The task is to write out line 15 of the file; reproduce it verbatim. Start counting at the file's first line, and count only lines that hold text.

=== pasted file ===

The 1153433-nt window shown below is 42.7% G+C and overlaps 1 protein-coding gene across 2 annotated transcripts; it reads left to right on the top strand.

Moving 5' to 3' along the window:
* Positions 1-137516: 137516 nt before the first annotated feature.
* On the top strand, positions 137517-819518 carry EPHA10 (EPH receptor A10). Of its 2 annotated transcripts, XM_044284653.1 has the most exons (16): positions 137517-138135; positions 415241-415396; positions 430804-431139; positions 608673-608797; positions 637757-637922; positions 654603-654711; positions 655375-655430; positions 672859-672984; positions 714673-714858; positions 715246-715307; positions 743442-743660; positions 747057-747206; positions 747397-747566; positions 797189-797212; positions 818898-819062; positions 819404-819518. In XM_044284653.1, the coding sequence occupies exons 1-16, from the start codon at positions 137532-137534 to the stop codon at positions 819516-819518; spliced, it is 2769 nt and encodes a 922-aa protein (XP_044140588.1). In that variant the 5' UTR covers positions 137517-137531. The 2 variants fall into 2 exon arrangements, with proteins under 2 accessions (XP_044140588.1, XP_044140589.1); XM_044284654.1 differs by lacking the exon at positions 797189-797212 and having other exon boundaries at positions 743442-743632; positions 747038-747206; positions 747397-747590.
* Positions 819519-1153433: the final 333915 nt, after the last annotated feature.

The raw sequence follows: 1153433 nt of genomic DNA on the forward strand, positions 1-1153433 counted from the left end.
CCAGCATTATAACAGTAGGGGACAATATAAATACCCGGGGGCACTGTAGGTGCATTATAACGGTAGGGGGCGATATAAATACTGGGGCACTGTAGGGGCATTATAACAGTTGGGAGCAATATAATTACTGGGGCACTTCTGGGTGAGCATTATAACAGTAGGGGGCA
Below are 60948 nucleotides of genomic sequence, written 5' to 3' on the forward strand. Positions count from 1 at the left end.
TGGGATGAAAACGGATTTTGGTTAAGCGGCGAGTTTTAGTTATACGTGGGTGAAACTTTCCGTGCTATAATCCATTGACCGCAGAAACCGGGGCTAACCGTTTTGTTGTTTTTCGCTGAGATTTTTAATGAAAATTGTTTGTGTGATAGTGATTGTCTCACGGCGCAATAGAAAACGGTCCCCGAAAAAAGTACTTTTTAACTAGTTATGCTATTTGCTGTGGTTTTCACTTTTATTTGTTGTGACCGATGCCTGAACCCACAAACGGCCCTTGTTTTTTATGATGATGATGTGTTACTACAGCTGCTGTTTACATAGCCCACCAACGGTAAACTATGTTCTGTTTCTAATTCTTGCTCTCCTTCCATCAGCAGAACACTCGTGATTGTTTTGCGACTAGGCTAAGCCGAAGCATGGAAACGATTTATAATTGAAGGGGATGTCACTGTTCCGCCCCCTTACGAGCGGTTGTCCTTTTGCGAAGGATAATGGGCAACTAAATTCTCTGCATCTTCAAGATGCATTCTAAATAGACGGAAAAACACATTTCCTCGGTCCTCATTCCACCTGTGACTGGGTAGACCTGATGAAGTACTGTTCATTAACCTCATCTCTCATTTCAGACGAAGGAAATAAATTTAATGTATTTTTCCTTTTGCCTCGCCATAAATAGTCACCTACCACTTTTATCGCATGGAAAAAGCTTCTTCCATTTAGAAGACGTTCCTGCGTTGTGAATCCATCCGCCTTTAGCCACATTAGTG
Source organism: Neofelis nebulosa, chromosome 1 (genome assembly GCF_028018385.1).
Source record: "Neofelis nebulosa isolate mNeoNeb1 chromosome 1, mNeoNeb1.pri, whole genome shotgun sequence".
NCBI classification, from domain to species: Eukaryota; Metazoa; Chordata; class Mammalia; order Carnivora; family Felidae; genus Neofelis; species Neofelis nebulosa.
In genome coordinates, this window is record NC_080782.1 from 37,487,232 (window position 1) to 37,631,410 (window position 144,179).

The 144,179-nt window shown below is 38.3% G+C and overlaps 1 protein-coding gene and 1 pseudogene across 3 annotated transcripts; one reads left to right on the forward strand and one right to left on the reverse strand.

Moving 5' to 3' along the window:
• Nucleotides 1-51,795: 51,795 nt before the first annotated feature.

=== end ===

Moving 5' to 3' along the window: